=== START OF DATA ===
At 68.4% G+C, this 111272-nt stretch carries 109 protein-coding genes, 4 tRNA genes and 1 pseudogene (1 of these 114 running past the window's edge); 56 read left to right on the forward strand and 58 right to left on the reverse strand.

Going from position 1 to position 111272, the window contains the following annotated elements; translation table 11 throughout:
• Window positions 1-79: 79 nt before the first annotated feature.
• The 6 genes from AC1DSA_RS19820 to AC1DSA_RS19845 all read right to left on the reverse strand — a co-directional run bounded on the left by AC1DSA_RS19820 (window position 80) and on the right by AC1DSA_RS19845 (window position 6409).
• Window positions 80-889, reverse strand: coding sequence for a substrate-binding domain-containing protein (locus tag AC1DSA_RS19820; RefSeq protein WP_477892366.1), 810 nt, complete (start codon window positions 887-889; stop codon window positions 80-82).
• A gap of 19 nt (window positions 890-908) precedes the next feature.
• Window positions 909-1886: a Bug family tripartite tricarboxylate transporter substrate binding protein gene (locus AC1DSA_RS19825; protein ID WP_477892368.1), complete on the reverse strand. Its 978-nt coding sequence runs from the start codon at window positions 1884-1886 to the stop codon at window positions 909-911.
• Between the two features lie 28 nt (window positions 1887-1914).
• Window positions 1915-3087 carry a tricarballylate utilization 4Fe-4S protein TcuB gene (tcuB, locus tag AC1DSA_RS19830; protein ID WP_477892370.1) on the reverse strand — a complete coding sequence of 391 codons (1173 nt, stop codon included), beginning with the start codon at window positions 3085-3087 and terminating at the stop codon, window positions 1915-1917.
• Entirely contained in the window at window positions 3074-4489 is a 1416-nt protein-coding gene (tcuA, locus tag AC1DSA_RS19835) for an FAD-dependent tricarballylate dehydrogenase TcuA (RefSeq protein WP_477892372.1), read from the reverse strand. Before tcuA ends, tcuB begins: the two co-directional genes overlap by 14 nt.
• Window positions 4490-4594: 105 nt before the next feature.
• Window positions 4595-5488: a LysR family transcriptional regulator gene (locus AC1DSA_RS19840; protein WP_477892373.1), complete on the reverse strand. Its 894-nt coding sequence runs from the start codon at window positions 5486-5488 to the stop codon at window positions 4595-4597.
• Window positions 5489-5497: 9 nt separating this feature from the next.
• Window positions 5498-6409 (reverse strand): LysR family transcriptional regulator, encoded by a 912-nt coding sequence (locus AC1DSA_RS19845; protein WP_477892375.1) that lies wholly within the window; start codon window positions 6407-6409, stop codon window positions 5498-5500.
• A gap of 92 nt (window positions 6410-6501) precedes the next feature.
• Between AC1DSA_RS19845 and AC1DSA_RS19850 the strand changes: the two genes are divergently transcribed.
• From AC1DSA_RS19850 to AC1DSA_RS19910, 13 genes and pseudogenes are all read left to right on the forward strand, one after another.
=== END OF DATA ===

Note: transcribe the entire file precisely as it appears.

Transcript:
At 68.4% G+C, this 111272-nt stretch carries 109 protein-coding genes, 4 tRNA genes and 1 pseudogene (1 of these 114 running past the window's edge); 56 read left to right on the forward strand and 58 right to left on the reverse strand.

Going from position 1 to position 111272, the window contains the following annotated elements; translation table 11 throughout:
• Window positions 1-79: 79 nt before the first annotated feature.
• The 6 genes from AC1DSA_RS19820 to AC1DSA_RS19845 all read right to left on the reverse strand — a co-directional run bounded on the left by AC1DSA_RS19820 (window position 80) and on the right by AC1DSA_RS19845 (window position 6409).
• Window positions 80-889, reverse strand: coding sequence for a substrate-binding domain-containing protein (locus tag AC1DSA_RS19820; RefSeq protein WP_477892366.1), 810 nt, complete (start codon window positions 887-889; stop codon window positions 80-82).
• A gap of 19 nt (window positions 890-908) precedes the next feature.
• Window positions 909-1886: a Bug family tripartite tricarboxylate transporter substrate binding protein gene (locus AC1DSA_RS19825; protein ID WP_477892368.1), complete on the reverse strand. Its 978-nt coding sequence runs from the start codon at window positions 1884-1886 to the stop codon at window positions 909-911.
• Between the two features lie 28 nt (window positions 1887-1914).
• Window positions 1915-3087 carry a tricarballylate utilization 4Fe-4S protein TcuB gene (tcuB, locus tag AC1DSA_RS19830; protein ID WP_477892370.1) on the reverse strand — a complete coding sequence of 391 codons (1173 nt, stop codon included), beginning with the start codon at window positions 3085-3087 and terminating at the stop codon, window positions 1915-1917.
• Entirely contained in the window at window positions 3074-4489 is a 1416-nt protein-coding gene (tcuA, locus tag AC1DSA_RS19835) for an FAD-dependent tricarballylate dehydrogenase TcuA (RefSeq protein WP_477892372.1), read from the reverse strand. Before tcuA ends, tcuB begins: the two co-directional genes overlap by 14 nt.
• Window positions 4490-4594: 105 nt before the next feature.
• Window positions 4595-5488: a LysR family transcriptional regulator gene (locus AC1DSA_RS19840; protein WP_477892373.1), complete on the reverse strand. Its 894-nt coding sequence runs from the start codon at window positions 5486-5488 to the stop codon at window positions 4595-4597.
• Window positions 5489-5497: 9 nt separating this feature from the next.
• Window positions 5498-6409 (reverse strand): LysR family transcriptional regulator, encoded by a 912-nt coding sequence (locus AC1DSA_RS19845; protein WP_477892375.1) that lies wholly within the window; start codon window positions 6407-6409, stop codon window positions 5498-5500.
• A gap of 92 nt (window positions 6410-6501) precedes the next feature.
• Between AC1DSA_RS19845 and AC1DSA_RS19850 the strand changes: the two genes are divergently transcribed.
• From AC1DSA_RS19850 to AC1DSA_RS19910, 13 genes and pseudogenes are all read left to right on the forward strand, one after another.